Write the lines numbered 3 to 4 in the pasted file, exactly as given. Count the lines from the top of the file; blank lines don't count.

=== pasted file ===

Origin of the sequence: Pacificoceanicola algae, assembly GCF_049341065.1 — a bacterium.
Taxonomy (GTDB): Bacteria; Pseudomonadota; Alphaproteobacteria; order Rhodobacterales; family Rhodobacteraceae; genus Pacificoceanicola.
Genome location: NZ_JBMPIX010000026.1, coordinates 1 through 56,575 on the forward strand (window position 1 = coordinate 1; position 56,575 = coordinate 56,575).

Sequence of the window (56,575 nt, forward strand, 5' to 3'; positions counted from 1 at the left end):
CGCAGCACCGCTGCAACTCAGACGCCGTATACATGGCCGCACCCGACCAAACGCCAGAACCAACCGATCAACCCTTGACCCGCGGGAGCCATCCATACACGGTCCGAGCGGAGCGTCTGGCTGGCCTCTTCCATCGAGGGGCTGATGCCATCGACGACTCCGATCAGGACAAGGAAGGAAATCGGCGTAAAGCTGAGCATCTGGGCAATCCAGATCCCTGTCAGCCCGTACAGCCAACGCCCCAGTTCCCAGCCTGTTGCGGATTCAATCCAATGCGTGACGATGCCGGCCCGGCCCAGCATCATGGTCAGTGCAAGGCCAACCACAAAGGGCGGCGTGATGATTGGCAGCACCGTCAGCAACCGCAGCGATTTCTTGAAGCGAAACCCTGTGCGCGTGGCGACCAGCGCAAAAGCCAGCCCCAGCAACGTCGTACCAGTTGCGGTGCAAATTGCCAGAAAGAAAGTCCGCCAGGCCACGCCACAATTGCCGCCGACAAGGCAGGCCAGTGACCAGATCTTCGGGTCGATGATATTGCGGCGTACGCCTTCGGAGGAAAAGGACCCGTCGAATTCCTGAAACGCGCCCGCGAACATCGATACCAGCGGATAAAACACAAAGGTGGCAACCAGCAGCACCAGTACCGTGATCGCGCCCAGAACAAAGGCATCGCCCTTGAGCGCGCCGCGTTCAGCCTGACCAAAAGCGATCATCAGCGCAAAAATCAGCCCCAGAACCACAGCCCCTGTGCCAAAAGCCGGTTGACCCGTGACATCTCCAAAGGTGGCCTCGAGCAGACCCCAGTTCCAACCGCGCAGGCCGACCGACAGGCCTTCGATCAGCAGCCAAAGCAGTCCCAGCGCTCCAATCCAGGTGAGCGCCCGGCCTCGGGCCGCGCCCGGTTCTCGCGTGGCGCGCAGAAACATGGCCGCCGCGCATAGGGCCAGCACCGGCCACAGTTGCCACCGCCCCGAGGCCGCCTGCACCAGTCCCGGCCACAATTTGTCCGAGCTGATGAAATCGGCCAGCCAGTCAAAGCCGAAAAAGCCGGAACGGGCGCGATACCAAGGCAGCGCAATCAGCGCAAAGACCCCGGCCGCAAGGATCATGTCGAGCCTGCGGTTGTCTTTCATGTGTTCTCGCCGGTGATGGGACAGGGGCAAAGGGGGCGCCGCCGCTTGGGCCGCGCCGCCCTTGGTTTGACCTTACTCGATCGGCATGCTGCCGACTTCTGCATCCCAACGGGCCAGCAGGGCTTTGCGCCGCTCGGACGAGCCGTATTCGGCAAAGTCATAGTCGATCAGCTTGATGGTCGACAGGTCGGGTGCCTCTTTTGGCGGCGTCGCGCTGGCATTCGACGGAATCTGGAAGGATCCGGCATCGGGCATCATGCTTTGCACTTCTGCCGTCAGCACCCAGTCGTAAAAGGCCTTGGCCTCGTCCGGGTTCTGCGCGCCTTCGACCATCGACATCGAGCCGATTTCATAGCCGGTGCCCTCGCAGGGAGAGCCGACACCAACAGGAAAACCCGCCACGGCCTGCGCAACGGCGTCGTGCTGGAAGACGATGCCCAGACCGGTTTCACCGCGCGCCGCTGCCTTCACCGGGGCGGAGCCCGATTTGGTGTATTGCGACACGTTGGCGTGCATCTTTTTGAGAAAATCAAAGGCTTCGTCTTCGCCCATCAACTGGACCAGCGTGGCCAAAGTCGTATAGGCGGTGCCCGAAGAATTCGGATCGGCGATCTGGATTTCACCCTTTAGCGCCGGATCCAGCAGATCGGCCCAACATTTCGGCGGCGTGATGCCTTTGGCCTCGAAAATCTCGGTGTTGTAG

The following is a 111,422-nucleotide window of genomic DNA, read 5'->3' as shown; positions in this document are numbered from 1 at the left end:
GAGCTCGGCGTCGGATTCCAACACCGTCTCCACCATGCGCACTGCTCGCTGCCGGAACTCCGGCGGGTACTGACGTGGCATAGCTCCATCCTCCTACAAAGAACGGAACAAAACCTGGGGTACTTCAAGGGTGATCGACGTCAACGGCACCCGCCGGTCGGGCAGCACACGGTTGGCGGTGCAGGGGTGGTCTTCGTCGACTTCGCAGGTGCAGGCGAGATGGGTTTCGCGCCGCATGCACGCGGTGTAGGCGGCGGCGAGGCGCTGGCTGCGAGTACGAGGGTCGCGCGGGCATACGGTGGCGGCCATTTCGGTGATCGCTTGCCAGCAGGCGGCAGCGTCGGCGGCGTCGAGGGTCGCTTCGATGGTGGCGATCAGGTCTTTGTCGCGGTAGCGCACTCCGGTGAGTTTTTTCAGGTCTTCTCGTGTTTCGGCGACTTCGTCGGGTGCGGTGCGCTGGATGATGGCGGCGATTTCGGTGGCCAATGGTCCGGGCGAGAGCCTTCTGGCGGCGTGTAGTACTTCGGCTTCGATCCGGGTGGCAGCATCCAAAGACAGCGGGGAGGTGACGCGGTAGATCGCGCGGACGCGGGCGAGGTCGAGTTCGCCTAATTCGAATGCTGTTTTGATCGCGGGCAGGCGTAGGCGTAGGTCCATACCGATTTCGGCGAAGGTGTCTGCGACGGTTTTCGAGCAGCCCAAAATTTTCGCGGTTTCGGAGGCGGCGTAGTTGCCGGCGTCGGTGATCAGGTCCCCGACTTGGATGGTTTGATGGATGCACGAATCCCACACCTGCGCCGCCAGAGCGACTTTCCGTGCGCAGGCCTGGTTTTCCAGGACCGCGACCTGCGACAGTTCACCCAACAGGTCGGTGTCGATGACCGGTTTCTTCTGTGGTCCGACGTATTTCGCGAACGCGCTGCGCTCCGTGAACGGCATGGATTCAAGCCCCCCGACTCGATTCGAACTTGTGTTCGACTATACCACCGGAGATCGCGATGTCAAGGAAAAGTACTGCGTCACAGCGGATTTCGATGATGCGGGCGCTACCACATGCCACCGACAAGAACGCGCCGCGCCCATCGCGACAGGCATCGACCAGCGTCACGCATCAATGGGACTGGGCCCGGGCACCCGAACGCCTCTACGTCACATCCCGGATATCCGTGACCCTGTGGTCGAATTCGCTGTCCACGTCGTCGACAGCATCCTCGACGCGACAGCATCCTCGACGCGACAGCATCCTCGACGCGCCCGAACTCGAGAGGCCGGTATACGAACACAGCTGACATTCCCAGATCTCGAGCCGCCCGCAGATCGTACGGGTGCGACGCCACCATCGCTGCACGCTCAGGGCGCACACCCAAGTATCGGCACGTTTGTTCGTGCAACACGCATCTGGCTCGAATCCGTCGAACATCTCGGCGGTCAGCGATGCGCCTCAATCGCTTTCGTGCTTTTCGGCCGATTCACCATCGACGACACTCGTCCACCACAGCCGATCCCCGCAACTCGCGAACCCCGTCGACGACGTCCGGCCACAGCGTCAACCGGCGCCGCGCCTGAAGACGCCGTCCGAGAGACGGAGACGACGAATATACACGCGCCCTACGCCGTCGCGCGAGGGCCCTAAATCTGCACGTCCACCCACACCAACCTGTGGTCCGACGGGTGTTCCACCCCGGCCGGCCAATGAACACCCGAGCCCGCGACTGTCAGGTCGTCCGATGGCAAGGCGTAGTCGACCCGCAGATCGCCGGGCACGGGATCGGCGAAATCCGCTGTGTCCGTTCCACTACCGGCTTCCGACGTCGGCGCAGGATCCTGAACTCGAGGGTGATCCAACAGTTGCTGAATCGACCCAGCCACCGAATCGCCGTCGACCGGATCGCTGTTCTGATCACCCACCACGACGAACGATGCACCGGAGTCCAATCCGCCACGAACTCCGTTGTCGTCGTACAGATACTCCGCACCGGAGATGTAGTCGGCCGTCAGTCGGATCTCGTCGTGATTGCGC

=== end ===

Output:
Genome location: NZ_JBMPIX010000026.1, coordinates 1 through 56,575 on the forward strand (window position 1 = coordinate 1; position 56,575 = coordinate 56,575).

Sequence of the window (56,575 nt, forward strand, 5' to 3'; positions counted from 1 at the left end):